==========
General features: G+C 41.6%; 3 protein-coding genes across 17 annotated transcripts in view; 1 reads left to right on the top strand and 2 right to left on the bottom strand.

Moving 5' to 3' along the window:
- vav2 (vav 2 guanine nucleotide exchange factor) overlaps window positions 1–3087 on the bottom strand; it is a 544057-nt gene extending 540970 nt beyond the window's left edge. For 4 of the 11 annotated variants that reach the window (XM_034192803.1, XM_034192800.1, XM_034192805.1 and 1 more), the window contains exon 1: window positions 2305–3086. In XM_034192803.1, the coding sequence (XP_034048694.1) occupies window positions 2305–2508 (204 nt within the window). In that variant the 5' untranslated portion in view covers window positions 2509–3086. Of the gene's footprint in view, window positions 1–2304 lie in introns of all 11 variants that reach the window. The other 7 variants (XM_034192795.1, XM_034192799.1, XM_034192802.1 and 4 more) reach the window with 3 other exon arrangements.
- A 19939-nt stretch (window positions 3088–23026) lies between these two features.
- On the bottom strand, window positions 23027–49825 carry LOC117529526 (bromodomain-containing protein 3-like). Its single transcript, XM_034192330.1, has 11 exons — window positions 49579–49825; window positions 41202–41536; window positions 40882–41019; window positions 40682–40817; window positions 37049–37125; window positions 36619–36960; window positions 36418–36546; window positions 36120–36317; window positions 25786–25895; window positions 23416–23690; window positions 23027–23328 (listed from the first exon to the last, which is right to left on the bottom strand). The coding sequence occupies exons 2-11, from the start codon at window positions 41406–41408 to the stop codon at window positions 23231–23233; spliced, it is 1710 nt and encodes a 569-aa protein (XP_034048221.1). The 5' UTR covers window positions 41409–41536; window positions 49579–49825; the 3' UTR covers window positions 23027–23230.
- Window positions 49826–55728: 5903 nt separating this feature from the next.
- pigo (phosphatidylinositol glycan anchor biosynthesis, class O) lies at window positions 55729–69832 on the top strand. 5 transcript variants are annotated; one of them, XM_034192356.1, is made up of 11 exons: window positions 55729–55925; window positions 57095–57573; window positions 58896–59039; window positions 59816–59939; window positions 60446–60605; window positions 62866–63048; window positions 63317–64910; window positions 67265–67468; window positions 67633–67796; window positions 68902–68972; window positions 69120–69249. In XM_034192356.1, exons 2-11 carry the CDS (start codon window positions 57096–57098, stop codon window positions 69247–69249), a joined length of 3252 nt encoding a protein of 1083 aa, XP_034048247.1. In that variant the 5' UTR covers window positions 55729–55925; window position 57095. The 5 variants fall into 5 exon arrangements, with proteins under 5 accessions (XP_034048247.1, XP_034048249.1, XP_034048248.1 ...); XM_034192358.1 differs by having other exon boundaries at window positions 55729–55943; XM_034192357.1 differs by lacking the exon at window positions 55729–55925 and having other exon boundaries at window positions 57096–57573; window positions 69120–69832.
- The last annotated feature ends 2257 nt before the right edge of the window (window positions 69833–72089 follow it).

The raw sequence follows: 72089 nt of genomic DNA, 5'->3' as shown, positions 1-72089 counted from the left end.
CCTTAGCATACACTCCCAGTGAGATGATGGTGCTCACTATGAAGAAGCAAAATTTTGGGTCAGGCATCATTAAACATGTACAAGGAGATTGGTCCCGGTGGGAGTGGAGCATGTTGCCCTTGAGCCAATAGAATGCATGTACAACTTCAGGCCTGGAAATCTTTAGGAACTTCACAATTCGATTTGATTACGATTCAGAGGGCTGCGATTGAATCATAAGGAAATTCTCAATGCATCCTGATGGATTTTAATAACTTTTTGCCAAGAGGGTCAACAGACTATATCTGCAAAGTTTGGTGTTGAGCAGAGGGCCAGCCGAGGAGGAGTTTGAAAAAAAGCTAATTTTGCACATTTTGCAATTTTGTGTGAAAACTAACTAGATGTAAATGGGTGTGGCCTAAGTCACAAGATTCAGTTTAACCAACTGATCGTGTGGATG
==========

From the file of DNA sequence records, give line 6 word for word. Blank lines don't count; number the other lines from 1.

- Window positions 49826–55728: 5903 nt separating this feature from the next.